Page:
My silver M is also at the point it could do with a calibration. Because a given lens behaves differently on the silver M and the black M, it must be wisest to send it all.

I've been slowly preparing myself mentally on the inevitability: will I send my Leica stuff to Wetzlar for CLA in 2023? Two bodies, three lenses. (They probably wouldn't adjust my Jupiter-8 if I sent it alongside.) :D

And if I do just that, send my stuff over there and expect it all to cost very dearly, I might best purchase some lenses of calibration needs before I send everything over. I'm talking about 90mm and 135mm lenses.

The first step would be to send emails over there and ask noncommittedly about their baseline pricing and handling times and other technical minutiae. That'd get the ball rolling. But I am pretty scared about the charges. I expect something on the order of 2000 € for the whole works (may include shutter replacement on the black M). These imagined estimates are enough for me to procrastinate this months (and probably years) forward.

Two large would buy some other crap I'd happily experiment with. A third Fuji X set maybe? Maybe the third time's the charm. Just maybe...

In any event, like I wrote previously, the 2021 was overly extravagant time for my GAS and since it ended on such a low note, the dark clouds of it still loom over my future plans.

(Indeed, during 2022 I have so far only bought two sets of gear, the first of which also casts the shades of failure, much like the December purchase.)
 
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Two large would buy some other crap I'd happily experiment with. A third Fuji X set maybe? Maybe the third time's the charm. Just maybe...
Funny thing, I was just flippin' through my Lightroom catalogue for this year, and stumbled upon some pictures I'd taken with the X-E3 and the XF 27/2.8. And those two can render some very fine images, I give it that. Fuji is a system I've tried to like twice, and twice have failed. Neither times did they fit my shooting style. Kinda shame, the X-E3 is a thing of beauty. But I do think some of the lenses are frankly overrated.

People however have different styles, needs and preferences. That's why I still hope to see all the current manufacturers thrive in this dwindling industry. From a consumer/customer perspective choice is always a good thing, even if one doesn't have an acute need for it. That day still usually comes for many of us, when a previously happy camper suddenly jumps ship for one reason or the other.
 
Location
Finland
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This basket is at least 500 € more expensive than separately fished items, but at least one can get everything at once, with warranty. (And 60mmf/2.4 is very rare on the used markets.)

Don't get your popcorn ready, I was just looking at availability and general pricing. The credit card is safely in the other room.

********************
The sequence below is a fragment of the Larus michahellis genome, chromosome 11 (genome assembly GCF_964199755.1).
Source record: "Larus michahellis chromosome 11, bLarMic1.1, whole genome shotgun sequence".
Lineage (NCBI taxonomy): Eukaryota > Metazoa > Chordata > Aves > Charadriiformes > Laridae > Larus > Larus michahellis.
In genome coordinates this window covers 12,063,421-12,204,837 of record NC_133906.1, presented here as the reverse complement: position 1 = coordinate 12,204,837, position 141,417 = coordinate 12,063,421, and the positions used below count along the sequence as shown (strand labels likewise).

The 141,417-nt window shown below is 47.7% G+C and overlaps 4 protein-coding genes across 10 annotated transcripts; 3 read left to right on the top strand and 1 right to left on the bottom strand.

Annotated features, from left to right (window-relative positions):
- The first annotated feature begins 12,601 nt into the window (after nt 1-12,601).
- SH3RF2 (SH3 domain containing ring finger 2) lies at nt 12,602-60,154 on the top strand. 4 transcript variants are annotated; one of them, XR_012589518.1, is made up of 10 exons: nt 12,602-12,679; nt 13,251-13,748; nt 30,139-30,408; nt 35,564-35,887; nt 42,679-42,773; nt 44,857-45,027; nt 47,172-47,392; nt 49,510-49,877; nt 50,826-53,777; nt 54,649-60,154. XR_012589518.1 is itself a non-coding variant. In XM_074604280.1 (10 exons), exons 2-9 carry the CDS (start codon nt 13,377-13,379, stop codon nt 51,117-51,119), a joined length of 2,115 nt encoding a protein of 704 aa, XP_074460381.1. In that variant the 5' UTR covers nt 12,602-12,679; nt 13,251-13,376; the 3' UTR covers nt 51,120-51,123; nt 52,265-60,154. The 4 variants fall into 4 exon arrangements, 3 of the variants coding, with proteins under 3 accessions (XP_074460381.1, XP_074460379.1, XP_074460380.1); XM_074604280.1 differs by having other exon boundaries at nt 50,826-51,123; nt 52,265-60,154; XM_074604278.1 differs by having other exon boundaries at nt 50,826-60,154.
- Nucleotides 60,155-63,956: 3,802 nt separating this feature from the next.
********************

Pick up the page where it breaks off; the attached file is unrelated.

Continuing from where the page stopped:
Fuji is expensive stuff, but in a way Nikon Df (which I have likened to be "a Fujifilm X-T3 on steroids") fails to deliver on some of its promises so Fujifilm has justification on my roadmap.

~

My first round with Fuji X was a brief stint in the late winter-early spring of 2017. I had a year with the X100T on my belt and wanted to explore the praised ILC lenses of Fujifilm. X-T1 was also an attraction because it was a then-flagship of Fujifilm system (kinda) and I have a thing for flagship cameras.

So I quickly built myself an accompanying setup next to my main camera, the X100T. I scored an X-T1 and 18/2 and 35/1.4 all from separate sources and that was it.

But the X-T1 was an ergonomical mess and couldn't do the lenses much justice. The lenses were neat but slow to focus, and the camera misfocused them constantly. Sharpness-wise I was happy with the X100T's builtin lens. I was overhyped on the qualities of the 35/1.4. Back then I didn't pay attention to the soul of a lens. The 52.5 mm eqv felt either too short or too long, I was a 35mm person back then.

I sold the setup quickly. The buyer was a happy camper. And I was super happy to go back to one-camera system. It didn't last long after the disposal when I was visiting Helsinki and a camera store there, I had my first contact with a Leica camera. The rest is history.
 
Why the X-Pro and not an X-E? Latter is tinier, and at least with the X-Pro1 I found the OVF more of a gimmick than a useful feature. Especially if I wanted to nail focus, I'd end up using the EVF most of the time.

But if Fuji, I'd say the XF 27mm in either of it's iterations is worth a try. That 40mm equivalent FOV is very useful, and it does render very nicely. Not the quickest focusing, though, but snappy enough if you're not shooting toddlers frantically running around a confined space (as I've previously stated, small kids cannot be pinpointed in space-time, rather they exist as a statistical distribution).